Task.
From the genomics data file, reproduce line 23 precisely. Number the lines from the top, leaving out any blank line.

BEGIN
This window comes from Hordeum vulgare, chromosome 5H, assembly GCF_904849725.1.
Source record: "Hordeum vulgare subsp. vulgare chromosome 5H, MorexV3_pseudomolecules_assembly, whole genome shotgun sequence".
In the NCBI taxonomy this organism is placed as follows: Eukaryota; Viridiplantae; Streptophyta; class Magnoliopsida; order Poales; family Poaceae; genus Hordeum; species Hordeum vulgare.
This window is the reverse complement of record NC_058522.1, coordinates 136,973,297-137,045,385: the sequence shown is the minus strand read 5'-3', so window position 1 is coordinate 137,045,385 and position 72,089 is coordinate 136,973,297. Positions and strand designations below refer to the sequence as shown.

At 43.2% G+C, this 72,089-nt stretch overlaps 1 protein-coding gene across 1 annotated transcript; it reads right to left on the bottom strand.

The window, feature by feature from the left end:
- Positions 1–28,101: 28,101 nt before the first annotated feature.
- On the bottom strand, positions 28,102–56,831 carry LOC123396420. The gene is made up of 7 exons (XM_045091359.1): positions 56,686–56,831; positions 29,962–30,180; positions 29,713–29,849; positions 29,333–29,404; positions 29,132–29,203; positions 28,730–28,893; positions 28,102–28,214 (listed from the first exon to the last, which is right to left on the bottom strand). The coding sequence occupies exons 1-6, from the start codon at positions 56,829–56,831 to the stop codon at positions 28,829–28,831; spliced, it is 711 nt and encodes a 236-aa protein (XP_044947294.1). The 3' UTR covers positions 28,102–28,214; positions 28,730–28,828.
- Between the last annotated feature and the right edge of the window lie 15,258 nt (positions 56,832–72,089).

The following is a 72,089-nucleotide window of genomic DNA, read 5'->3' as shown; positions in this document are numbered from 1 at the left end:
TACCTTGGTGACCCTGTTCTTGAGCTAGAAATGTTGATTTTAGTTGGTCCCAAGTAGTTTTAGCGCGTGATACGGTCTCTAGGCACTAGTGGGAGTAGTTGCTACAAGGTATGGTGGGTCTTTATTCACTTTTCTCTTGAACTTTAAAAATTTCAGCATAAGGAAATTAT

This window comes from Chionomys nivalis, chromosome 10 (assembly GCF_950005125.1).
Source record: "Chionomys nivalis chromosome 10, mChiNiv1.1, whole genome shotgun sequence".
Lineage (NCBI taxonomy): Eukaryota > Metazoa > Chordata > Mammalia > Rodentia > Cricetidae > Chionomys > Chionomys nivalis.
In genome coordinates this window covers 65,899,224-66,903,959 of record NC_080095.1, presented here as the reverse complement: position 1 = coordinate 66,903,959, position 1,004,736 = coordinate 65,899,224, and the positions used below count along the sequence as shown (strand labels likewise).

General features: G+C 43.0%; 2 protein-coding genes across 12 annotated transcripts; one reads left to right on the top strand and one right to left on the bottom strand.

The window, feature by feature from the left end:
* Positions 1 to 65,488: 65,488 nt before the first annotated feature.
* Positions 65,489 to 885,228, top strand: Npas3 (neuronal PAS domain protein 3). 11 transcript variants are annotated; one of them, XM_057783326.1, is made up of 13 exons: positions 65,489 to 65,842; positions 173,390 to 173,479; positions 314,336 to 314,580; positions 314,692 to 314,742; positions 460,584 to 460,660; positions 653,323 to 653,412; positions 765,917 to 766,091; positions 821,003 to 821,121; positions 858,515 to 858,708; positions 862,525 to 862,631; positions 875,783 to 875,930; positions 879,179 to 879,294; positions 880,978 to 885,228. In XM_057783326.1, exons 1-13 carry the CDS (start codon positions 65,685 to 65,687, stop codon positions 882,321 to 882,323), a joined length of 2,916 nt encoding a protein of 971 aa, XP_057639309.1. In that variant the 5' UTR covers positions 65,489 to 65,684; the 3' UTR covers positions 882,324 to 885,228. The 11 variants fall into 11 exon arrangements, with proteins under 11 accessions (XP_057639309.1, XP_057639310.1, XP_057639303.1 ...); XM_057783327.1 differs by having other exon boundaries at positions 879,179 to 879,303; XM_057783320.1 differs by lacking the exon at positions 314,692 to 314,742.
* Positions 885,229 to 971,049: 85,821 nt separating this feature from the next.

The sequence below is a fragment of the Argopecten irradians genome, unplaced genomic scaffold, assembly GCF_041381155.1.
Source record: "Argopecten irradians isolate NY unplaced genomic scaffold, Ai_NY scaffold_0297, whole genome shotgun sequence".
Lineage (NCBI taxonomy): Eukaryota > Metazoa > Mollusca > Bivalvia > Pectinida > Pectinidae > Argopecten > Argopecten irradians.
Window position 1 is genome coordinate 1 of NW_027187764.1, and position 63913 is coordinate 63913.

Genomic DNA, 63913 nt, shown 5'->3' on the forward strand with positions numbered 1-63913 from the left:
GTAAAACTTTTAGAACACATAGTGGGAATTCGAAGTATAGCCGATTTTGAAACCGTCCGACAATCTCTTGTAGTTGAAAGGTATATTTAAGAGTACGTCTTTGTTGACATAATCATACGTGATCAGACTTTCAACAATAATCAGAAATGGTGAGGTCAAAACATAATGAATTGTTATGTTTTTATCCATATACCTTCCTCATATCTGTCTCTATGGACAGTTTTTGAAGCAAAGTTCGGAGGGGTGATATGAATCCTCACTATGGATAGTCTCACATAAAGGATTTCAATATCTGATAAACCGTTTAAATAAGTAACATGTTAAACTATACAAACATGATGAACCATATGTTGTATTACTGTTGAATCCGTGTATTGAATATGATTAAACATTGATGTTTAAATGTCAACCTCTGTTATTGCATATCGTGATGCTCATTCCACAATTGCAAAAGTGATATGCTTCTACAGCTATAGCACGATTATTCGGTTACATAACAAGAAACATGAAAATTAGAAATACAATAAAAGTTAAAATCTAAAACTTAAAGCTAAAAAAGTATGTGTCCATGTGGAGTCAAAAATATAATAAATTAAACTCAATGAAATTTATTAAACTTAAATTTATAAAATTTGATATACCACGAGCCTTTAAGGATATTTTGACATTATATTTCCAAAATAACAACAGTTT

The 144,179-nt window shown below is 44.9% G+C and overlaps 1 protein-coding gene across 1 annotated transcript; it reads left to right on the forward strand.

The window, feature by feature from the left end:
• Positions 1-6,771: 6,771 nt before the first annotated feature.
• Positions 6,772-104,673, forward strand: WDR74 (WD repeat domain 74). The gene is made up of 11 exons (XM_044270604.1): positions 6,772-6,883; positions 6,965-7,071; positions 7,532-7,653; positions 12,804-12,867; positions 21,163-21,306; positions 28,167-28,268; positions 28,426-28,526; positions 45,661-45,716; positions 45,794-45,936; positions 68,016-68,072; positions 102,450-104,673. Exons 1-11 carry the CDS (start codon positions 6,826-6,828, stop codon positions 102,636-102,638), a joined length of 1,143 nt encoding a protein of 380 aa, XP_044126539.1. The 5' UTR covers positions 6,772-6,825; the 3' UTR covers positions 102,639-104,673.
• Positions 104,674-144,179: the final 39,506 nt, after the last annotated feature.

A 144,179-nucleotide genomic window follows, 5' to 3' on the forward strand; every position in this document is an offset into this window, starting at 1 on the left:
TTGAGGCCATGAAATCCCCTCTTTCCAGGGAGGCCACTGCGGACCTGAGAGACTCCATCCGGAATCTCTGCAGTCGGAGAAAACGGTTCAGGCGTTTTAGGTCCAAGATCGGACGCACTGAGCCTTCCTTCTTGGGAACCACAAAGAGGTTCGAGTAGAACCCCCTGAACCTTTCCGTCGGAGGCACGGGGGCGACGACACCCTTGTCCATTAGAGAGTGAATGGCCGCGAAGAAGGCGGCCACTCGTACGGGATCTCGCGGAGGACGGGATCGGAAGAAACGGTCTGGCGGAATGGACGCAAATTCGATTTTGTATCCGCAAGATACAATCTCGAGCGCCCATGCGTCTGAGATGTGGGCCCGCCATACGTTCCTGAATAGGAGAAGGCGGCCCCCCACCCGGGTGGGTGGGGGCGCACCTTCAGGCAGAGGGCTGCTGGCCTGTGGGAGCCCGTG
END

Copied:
Lineage (NCBI taxonomy): Eukaryota > Metazoa > Mollusca > Bivalvia > Pectinida > Pectinidae > Argopecten > Argopecten irradians.